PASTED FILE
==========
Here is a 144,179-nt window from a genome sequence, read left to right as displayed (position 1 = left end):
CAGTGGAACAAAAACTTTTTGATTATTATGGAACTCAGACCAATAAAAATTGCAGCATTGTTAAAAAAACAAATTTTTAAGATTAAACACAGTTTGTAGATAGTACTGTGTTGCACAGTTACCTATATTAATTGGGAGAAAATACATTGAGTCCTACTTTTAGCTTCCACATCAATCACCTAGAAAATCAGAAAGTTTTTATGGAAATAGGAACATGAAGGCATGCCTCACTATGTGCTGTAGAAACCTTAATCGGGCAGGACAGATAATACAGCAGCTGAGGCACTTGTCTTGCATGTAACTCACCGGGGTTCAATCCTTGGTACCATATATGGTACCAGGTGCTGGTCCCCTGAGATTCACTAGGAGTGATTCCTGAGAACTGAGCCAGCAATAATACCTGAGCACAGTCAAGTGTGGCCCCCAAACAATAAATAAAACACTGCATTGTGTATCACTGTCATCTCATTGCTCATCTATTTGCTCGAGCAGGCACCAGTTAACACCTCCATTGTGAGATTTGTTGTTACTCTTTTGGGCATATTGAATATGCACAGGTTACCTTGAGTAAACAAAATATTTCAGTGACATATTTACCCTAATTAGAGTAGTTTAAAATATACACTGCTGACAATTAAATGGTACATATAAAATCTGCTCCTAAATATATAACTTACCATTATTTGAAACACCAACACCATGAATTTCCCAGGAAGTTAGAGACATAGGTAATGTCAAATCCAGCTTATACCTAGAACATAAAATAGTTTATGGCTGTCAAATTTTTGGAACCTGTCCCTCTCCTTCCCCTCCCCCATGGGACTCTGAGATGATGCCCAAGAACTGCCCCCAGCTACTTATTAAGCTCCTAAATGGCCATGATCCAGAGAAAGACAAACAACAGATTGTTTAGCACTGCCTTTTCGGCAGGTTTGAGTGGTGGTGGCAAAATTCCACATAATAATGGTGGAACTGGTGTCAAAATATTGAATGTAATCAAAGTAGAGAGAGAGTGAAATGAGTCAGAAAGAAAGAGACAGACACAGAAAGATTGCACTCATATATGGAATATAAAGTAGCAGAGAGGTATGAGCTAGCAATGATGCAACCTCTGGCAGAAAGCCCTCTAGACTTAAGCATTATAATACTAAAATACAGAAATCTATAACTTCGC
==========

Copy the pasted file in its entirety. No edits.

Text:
Here is a 144,179-nt window from a genome sequence, read left to right as displayed (position 1 = left end):
CAGTGGAACAAAAACTTTTTGATTATTATGGAACTCAGACCAATAAAAATTGCAGCATTGTTAAAAAAACAAATTTTTAAGATTAAACACAGTTTGTAGATAGTACTGTGTTGCACAGTTACCTATATTAATTGGGAGAAAATACATTGAGTCCTACTTTTAGCTTCCACATCAATCACCTAGAAAATCAGAAAGTTTTTATGGAAATAGGAACATGAAGGCATGCCTCACTATGTGCTGTAGAAACCTTAATCGGGCAGGACAGATAATACAGCAGCTGAGGCACTTGTCTTGCATGTAACTCACCGGGGTTCAATCCTTGGTACCATATATGGTACCAGGTGCTGGTCCCCTGAGATTCACTAGGAGTGATTCCTGAGAACTGAGCCAGCAATAATACCTGAGCACAGTCAAGTGTGGCCCCCAAACAATAAATAAAACACTGCATTGTGTATCACTGTCATCTCATTGCTCATCTATTTGCTCGAGCAGGCACCAGTTAACACCTCCATTGTGAGATTTGTTGTTACTCTTTTGGGCATATTGAATATGCACAGGTTACCTTGAGTAAACAAAATATTTCAGTGACATATTTACCCTAATTAGAGTAGTTTAAAATATACACTGCTGACAATTAAATGGTACATATAAAATCTGCTCCTAAATATATAACTTACCATTATTTGAAACACCAACACCATGAATTTCCCAGGAAGTTAGAGACATAGGTAATGTCAAATCCAGCTTATACCTAGAACATAAAATAGTTTATGGCTGTCAAATTTTTGGAACCTGTCCCTCTCCTTCCCCTCCCCCATGGGACTCTGAGATGATGCCCAAGAACTGCCCCCAGCTACTTATTAAGCTCCTAAATGGCCATGATCCAGAGAAAGACAAACAACAGATTGTTTAGCACTGCCTTTTCGGCAGGTTTGAGTGGTGGTGGCAAAATTCCACATAATAATGGTGGAACTGGTGTCAAAATATTGAATGTAATCAAAGTAGAGAGAGAGTGAAATGAGTCAGAAAGAAAGAGACAGACACAGAAAGATTGCACTCATATATGGAATATAAAGTAGCAGAGAGGTATGAGCTAGCAATGATGCAACCTCTGGCAGAAAGCCCTCTAGACTTAAGCATTATAATACTAAAATACAGAAATCTATAACTTCGC